The future may be odd, but…

November 9, 2011 in General

Last week, American hip-hop collective Odd Future – or to address them by their full title Odd Future Wolf Gang Kill Them All – have had their licence to rap revoked, at least as far as appearing at next year’s Big Day Out is concerned.

The promoters decided to pull them from the lineup after Sandra Coney from the Auckland Council, owners of Big Day Out venue Mt Smart Stadium, had a word with them.

Why? Well, we’ll let take up the story:

After he heard they would be visiting New Zealand for the annual music festival, gay Wellington man Calum Bennachie set off a chain reaction when he wrote to the Big Day Out promoters expressing his concerns and putting forward a strong case for his argument that: “lyrics such as those played by Odd Future increase the societal discourse against lgbt people, a discourse that encourages bullying and violence”.

Bennachie cc’d the email to a number of people, including the Chair of Auckland Council’s Parks and Heritage Forum Sandra Coney, who quickly found she agreed with the writer.

“I approached the CEO of Regional Facilities Auckland John Brockies with Calum’s concerns and my own having watched Youtube,” she says. “After a discussion with BDO organisers this group will no longer be appearing in BDO in NZ.”

Bennachie had a Facebook page set up in his honour for his troubles called “Fuck Calum Bennachie”, with commenter Michael Rawnsley saying “wonder if i put my dick in his ass if they will let odd future back in. sounds like thats all he wants. something to fill up his mouth”. The page’s original moniker, since removed, was “against the faggot who got Odd future banned”.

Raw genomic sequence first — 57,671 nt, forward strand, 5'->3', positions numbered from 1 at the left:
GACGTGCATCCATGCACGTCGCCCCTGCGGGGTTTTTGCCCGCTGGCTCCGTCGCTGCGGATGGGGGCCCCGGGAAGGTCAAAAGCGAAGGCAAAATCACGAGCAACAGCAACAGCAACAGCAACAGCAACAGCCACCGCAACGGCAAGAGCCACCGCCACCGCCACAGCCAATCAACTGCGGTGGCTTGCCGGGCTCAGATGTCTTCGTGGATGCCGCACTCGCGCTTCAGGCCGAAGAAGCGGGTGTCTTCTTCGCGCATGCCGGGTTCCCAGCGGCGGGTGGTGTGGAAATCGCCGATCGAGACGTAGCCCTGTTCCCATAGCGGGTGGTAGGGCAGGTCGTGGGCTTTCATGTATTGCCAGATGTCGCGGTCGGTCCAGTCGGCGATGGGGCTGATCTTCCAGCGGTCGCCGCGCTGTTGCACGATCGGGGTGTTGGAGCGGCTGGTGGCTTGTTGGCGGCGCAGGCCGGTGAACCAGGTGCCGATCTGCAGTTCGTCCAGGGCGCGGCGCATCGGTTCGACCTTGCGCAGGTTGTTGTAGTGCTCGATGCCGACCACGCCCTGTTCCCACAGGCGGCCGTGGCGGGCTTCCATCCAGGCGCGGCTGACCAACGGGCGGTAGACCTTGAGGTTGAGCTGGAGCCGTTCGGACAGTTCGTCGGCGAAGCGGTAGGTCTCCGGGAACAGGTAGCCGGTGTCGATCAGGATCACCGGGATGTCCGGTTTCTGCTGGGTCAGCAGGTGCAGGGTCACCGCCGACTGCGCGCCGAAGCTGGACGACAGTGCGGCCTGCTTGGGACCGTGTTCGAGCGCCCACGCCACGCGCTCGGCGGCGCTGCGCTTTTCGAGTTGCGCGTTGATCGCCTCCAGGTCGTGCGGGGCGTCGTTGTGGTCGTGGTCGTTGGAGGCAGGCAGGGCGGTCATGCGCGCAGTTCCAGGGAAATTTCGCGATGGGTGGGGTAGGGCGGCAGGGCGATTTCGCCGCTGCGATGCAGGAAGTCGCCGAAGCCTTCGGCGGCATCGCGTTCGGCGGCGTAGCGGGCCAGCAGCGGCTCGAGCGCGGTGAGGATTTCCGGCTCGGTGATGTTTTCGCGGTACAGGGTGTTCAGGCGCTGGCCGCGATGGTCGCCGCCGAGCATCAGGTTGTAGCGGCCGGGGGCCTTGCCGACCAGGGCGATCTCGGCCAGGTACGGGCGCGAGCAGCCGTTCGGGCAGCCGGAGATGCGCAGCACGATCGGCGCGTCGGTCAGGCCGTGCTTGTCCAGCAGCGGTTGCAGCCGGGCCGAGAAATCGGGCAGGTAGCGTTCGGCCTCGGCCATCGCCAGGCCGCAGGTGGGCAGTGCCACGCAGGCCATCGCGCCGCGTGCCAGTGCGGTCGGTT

Needless to say, it’s all a storm in a teacup, the fans aren’t homophobic and it’s all a bit of fun irony. But that’s all by the by.

They banned a band? This looks like one for the freedom of speech crusaders, Batman. Let’s go!

But, before we start, let’s have a look at whose freedom of speech we’re defending here:

  • Odd Future’s frontman “Tyler The Creator”, 20 years of age, uses the word ‘faggot’ 213 times on his second album “Goblin”
  • In his defence, Tyler claims to be not homophobic but that he says ‘faggot’ and ‘gay’ “to describe stupid shit” and that ‘faggot’ “hits and hurts people”
  • His songs about raping and murdering women have also come under fire – sample lyric from the song “Assmilk”: “I’m not an asshole I just don’t give a fuck a lot, the only time I do is when a bitch is screamin’ “Tyler, stop!” and “To have a bitch, ready to stab a clit with some glass and shit”
  • The song goes on to describe Tyler digging her dead body out of the ground and performing cunnilingus on her with mustard
  • When female Canadian guitar duo Tegan & Sara spoke out about the above, Tyler responded with: “If Tegan and Sara need some hard dick, hit me up!” on Twitter

Thankfully, the collective is balanced out with a lesbian female member, Syd tha Kid, which according to some fans, cancels out both the homophobia and misogyny.

I guess we’ll have to look at her track record to see how that pans out:

  • Her first music video for a side project “The Internet” is a song called ‘Cocaine’ – in it, she hooks up with a girl, dopes her up on drugs, and when she passes out in Syd’s truck, she smirks, chucks her out on the road and drives off
  • In her defence, Syd revealed to MTV during an interview with the other members of Odd Future that her father disapproved of her being part of such a misogynistic group – her response: “I’m like, that’s what I do. I slap bitches” – her male cohorts laughed